I wouldn’t be surprised to see Johnson crack the starting lineup, and Pryor should have a chance to compete for primary ballhandling duties, since the Huskies lack a true, returning point guard. But right now, I think it’s safe to assume Crisp, Thybulle and Dickerson -- the team’s top three returning scorers -- will start, and it would seem Timmins should be in there, too, considering UW’s current lack of depth in the post. Nowell and Johnson might fight it out for that third starting guard position, though Johnson might be better suited as a sixth man, given his energy and rugged style. The question is who might provide additional contributions. Does Green improve his offensive game enough to be a threat? How ready is Carter? How much will they have to rely on Duruisseau?
Which leads us to ...
Some of it depends upon whether they’re able to add a serviceable big guy to the roster, because as it stands right now, they have only three on scholarship – Dickerson, Timmins and Duruisseaiu. Coaching can only compensate for so much when you just don’t have enough dudes.
Still, I think the roster looks far, far better than many reasonably feared it might when Romar was fired. I think everyone knew they would lose most, if not all, of Romar’s recruiting class, and that proved true, with Nowell being the lone exception.
There was also speculation that transfers might decimate UW’s roster of returning players, but that never came to fruition. Atewe was the only player who chose to leave for another school, and while UW isn’t in a position to turn away any kind of big guy right now, it isn’t as if Atewe was an impact player. Dickerson poked around, too, but ultimately decided to stay, giving the Huskies at least one reliable scoring option in the post.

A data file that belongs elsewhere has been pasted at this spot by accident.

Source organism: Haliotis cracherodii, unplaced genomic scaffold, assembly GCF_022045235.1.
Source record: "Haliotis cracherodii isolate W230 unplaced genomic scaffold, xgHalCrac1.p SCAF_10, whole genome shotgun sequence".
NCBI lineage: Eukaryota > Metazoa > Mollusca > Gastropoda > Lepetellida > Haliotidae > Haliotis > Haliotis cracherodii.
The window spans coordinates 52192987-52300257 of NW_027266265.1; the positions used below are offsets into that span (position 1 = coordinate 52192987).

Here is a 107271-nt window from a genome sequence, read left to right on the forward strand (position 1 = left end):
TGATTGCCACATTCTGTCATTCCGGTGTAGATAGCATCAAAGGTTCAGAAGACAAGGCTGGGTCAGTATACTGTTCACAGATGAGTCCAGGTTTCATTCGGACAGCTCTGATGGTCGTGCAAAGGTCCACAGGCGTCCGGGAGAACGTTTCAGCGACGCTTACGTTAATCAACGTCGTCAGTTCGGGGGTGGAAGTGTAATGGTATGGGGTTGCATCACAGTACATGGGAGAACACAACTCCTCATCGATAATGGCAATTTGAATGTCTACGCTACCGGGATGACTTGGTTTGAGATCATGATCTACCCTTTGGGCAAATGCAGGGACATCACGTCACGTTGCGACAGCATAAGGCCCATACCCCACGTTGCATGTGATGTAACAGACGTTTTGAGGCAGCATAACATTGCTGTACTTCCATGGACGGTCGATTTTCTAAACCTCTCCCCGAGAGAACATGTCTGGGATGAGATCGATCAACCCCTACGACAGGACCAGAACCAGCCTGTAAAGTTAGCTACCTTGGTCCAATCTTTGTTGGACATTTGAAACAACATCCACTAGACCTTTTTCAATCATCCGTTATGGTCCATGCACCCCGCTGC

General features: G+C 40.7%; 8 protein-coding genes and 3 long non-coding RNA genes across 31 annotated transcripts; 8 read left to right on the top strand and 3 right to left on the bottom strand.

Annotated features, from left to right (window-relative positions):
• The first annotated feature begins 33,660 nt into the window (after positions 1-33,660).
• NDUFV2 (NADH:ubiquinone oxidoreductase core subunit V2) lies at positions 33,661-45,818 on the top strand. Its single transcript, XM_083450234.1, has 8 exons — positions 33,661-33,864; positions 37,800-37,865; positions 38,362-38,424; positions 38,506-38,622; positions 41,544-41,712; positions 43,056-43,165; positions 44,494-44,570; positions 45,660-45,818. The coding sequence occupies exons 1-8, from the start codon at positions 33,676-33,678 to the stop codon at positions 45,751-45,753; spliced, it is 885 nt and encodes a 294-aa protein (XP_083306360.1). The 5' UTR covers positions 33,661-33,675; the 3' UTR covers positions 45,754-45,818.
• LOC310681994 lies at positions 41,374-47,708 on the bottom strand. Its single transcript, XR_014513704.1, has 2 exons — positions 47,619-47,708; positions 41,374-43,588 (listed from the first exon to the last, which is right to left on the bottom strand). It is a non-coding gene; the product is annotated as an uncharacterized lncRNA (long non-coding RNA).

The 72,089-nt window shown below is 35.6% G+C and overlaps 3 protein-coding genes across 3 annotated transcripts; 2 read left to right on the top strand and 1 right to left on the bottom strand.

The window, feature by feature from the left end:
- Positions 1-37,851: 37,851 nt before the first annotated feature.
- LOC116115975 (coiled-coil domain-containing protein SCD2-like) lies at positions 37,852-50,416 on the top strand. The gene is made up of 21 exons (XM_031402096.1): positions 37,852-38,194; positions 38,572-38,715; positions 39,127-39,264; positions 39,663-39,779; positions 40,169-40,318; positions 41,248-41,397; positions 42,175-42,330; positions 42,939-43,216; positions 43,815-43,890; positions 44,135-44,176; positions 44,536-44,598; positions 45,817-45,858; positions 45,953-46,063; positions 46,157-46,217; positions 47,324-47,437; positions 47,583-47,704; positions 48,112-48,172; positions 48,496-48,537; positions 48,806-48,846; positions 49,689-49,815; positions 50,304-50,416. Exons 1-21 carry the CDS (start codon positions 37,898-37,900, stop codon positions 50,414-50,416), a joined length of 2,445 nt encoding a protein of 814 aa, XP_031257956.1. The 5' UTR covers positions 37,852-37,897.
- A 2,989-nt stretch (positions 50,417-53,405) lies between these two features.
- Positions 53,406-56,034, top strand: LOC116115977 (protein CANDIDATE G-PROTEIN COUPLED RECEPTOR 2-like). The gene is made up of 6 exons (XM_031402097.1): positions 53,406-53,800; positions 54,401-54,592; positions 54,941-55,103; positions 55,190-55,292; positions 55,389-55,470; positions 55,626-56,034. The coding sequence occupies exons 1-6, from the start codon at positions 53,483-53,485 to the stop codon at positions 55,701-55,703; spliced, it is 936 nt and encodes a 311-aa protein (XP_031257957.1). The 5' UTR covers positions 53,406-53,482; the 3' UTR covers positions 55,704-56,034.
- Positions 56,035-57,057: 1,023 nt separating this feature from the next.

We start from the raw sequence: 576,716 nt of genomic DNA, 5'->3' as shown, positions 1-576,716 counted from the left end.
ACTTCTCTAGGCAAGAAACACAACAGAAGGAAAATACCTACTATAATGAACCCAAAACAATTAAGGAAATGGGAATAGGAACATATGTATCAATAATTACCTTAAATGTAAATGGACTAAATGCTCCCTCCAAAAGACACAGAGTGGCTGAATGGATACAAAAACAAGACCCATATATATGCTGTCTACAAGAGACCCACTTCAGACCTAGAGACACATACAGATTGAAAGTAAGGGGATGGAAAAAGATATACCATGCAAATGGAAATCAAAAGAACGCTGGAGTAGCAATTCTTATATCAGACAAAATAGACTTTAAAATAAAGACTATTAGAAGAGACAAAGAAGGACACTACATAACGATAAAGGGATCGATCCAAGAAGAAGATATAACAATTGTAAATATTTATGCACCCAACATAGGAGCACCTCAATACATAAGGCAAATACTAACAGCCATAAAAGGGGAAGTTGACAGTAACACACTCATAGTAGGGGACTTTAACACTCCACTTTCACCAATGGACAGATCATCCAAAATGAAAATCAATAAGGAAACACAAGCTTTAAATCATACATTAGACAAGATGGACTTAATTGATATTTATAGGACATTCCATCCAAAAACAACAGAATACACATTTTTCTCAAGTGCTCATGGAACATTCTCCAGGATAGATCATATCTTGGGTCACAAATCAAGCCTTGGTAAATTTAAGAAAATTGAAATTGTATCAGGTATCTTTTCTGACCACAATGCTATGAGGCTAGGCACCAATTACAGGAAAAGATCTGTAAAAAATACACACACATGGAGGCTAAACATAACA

With all that said – yes, the Huskies will be expected to win more than two conference games next season. That doesn’t mean they won’t (or shouldn’t) be picked near the bottom of the Pac-12 standings in the preseason media poll, or that the 2017-18 season won’t be frustrating to watch. But I think they have enough returning talent – keeping Dickerson, Thybulle and Crisp was really big, and there seems to be room for Johnson to take a leap, too – to capitalize on the energy infused by the coaching change and at least show tangible signs of progress. It is according to that barometer, I think, that Hopkins’ first season will be judged: are they getting better? Does the program appear in capable hands?
They can check both of those boxes without being a truly good team, but they surely can’t do it without winning more than two league games.
Asked a UW official about this. Here is what I was told:
Each enrolled player is permitted two hours of “basketball related” instruction with the coaching staff. These are referred to as individual workouts, though they do not have to occur in a 1-on-1 setting; the Huskies, for example, break into groups of three or four players for their on-court work in the summer.
Coaches can also be in attendance for weight training and conditioning workouts, of which each player is permitted eight hours per week (and the two hours of on-court, skill-based instruction are included in that eight-hour total).
There are other stipulations for players who are enrolled in fewer credits, but you get the gist: eight total hours of workouts, with a maximum of two hours dedicated to skill-based work with a basketball.
Hoping to address this, to some degree, in a story later this week. Stay tuned.